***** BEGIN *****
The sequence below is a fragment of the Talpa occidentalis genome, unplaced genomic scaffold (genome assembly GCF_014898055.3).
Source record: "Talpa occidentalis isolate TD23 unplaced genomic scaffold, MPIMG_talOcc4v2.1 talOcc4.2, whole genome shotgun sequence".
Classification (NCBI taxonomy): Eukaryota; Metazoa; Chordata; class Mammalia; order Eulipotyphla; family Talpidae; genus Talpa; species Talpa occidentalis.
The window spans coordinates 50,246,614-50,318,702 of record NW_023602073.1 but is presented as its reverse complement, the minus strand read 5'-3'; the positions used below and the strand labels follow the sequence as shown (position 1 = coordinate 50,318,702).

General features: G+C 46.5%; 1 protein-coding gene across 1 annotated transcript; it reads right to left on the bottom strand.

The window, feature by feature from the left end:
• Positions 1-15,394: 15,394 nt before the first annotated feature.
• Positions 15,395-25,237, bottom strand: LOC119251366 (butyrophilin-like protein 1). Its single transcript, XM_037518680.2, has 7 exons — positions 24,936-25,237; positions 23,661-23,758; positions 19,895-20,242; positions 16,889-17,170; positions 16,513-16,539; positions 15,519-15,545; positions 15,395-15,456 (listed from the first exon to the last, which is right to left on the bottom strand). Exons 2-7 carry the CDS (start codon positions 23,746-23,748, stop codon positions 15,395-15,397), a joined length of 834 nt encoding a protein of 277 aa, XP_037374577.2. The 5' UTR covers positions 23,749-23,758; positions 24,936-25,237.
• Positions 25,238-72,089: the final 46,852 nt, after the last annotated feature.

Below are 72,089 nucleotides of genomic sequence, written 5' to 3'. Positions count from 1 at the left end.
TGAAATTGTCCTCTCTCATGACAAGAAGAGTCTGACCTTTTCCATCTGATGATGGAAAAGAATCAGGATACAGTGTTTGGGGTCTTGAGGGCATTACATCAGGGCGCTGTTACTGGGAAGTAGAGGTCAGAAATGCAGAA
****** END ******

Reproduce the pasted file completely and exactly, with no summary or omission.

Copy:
The sequence below is a fragment of the Talpa occidentalis genome, unplaced genomic scaffold (genome assembly GCF_014898055.3).
Source record: "Talpa occidentalis isolate TD23 unplaced genomic scaffold, MPIMG_talOcc4v2.1 talOcc4.2, whole genome shotgun sequence".
Classification (NCBI taxonomy): Eukaryota; Metazoa; Chordata; class Mammalia; order Eulipotyphla; family Talpidae; genus Talpa; species Talpa occidentalis.
The window spans coordinates 50,246,614-50,318,702 of record NW_023602073.1 but is presented as its reverse complement, the minus strand read 5'-3'; the positions used below and the strand labels follow the sequence as shown (position 1 = coordinate 50,318,702).

General features: G+C 46.5%; 1 protein-coding gene across 1 annotated transcript; it reads right to left on the bottom strand.

The window, feature by feature from the left end:
• Positions 1-15,394: 15,394 nt before the first annotated feature.
• Positions 15,395-25,237, bottom strand: LOC119251366 (butyrophilin-like protein 1). Its single transcript, XM_037518680.2, has 7 exons — positions 24,936-25,237; positions 23,661-23,758; positions 19,895-20,242; positions 16,889-17,170; positions 16,513-16,539; positions 15,519-15,545; positions 15,395-15,456 (listed from the first exon to the last, which is right to left on the bottom strand). Exons 2-7 carry the CDS (start codon positions 23,746-23,748, stop codon positions 15,395-15,397), a joined length of 834 nt encoding a protein of 277 aa, XP_037374577.2. The 5' UTR covers positions 23,749-23,758; positions 24,936-25,237.
• Positions 25,238-72,089: the final 46,852 nt, after the last annotated feature.

Below are 72,089 nucleotides of genomic sequence, written 5' to 3'. Positions count from 1 at the left end.
TGAAATTGTCCTCTCTCATGACAAGAAGAGTCTGACCTTTTCCATCTGATGATGGAAAAGAATCAGGATACAGTGTTTGGGGTCTTGAGGGCATTACATCAGGGCGCTGTTACTGGGAAGTAGAGGTCAGAAATGCAGAA